Lured by the Spirit to an Ethical Life. (Spirituality)
Callahan, Sidney, National Catholic Reporter
We can be absolutely certain that God is good and wants humankind to be morally upright. The divine mandate for human beings comes through loud and clear in the Ten Commandments, the Golden Rule, and the rest of the scriptures and creeds taught by the church But Christians may not be so sure of exactly how spirituality and morality relate to each other.
At least we know how scandalous it is when there is a radical disconnect between worship and ethical behavior. Who hasn't been horrified to read of priests sexually abusing children, or nuns abetting genocide, or Catholics taking part in torture or death squads? Clearly in cases of ethical atrocities, religious Practice has become separated from the fundamental command to do good and avoid evil.
Yet among ordinary Catholics who are trying to be good, the effort to integrate faith and moral behavior can be a persistent challenge. The faithful recognize that Christians must be doers of the word and not hearers only and that they have an obligation to walk the walk. But how can they live out the gospel in everyday moral living?
An adequate moral or ethical life requires persons to have good hearts, wise heads and virtuous habits of action. Happily, there is little doubt that human beings start out wanting to become good. Always and everywhere children become attached to those who nurture and care for them, and want to gain their approval. Guilt and shame appear very early in human development because children grasp the prevailing standards of morality and achievement and want to meet them.
A social species
Human beings are a social species with big brains and the ability to choose between alternative courses of action. Humans can imagine and think about things that are not concretely present. Persons seek meaning as well as love. Evolution innately equips us to seek realities beyond what can be seen.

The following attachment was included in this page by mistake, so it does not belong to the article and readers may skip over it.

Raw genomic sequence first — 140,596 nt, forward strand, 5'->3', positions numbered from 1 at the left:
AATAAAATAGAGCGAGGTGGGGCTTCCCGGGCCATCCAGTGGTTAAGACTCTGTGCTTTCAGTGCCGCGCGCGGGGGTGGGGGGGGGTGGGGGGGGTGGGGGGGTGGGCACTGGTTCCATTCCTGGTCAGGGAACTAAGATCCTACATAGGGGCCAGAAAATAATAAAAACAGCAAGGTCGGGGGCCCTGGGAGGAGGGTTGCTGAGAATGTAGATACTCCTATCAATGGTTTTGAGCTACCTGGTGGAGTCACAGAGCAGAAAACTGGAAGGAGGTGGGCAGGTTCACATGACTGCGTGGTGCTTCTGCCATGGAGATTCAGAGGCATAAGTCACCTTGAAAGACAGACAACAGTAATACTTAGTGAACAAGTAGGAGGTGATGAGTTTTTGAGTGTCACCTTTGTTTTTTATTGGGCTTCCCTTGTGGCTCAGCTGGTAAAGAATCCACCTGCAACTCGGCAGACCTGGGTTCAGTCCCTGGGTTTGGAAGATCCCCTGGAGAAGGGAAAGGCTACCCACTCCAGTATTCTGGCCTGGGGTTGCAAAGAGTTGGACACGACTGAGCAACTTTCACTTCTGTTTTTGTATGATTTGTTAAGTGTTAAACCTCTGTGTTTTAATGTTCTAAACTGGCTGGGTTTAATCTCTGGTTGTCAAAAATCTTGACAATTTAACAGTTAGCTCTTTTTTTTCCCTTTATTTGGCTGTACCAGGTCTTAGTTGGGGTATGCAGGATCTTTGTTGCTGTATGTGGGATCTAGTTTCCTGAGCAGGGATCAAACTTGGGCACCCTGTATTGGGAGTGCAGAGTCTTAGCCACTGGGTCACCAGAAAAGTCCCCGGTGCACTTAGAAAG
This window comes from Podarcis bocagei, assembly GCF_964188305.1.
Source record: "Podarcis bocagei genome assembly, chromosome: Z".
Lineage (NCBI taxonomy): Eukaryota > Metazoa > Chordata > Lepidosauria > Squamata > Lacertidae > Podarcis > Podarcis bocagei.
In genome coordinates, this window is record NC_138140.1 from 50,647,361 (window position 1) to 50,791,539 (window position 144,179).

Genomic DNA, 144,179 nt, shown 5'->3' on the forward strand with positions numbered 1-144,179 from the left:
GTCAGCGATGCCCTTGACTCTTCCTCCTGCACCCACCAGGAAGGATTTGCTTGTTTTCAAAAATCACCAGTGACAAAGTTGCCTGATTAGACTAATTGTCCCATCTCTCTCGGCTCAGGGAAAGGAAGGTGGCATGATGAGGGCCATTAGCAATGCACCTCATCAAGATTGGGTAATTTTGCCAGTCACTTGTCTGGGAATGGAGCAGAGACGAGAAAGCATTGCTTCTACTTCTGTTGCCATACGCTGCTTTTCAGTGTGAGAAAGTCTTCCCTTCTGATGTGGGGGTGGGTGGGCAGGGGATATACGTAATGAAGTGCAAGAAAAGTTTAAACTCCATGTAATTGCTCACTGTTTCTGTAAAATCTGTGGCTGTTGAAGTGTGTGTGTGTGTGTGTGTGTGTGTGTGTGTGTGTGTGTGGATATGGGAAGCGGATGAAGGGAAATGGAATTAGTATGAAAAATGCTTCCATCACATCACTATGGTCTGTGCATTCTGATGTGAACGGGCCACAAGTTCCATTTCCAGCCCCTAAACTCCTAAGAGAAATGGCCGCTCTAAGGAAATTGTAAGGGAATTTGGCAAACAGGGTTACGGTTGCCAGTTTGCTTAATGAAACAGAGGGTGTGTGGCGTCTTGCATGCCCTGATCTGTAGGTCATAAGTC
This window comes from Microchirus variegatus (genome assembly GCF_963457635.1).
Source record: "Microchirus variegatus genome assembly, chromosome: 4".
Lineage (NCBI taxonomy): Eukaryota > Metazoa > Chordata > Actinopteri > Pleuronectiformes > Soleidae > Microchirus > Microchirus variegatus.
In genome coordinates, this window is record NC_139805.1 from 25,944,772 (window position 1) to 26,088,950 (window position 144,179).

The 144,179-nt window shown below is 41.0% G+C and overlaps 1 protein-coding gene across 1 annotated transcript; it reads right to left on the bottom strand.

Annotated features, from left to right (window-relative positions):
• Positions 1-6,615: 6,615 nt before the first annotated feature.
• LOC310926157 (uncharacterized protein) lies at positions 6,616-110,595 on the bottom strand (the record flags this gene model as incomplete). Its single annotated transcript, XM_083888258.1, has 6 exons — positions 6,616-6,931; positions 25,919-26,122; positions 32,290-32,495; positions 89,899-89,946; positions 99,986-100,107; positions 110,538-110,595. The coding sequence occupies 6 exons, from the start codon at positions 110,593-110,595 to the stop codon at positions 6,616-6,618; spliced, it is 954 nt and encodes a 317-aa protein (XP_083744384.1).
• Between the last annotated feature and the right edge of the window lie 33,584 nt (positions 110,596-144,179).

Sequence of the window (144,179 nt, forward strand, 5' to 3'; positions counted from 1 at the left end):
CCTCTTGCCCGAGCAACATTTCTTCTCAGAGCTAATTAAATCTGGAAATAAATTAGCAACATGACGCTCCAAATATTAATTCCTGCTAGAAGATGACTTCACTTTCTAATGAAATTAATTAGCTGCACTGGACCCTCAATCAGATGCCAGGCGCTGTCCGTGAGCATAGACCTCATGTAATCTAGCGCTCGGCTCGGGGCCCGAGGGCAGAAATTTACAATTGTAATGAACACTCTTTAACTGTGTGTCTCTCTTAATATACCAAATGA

The innate capacity for the operation of conscience comes from the ability to freely choose between behaviors and the possession of enough intelligence to adopt standards of worth that transcend the self. Wherever humans exist they produce art, music, religion, morality and cultural group norms. All non-impaired adult members of the human species possess a conscience, but Christians identify this powerful ethical pull with the work of the Holy Spirit. God as Spirit may be anonymous and work in hidden ways in the universe, but Christians recognize the One who lures them toward holiness.
Of course, people also possess a selfish drive toward survival that includes competitiveness and the desire for dominance. Hence the universal experience of every individual that they can choose between good and bad deeds. Humankind is basically good but also flawed by being subject to selfish and aggressive desires.
Psychologists now consider that we have been prepared through evolution to have an instantaneous response to events that then can be followed by a more reflective secondary response. The first spontaneous reactions will come from past learning and built-in biological urges for survival; the second response can be guided by new thinking and chosen aspirations or plans for the future.
This perceived duality and inner conflict has been the origin of morality and ethics. Their purpose is to help persons to think through choices and resist wrong decisions. Different cultures and different religions will operate in different ways to encourage cooperative moral behavior and discourage actions that destroy human flourishing.
Every known human group possesses moral standards and some form of ethics and some kind of religion. In some instances, members of a social group may not have connected their moral obligations to their kith and kin with their religious beliefs. Religions can exist that are mostly devoted to appeasing supernatural spirits and gaining magic control over nature.
However, in every highly developed universal religion, individual moral behavior is directly related to religious faith and practice. …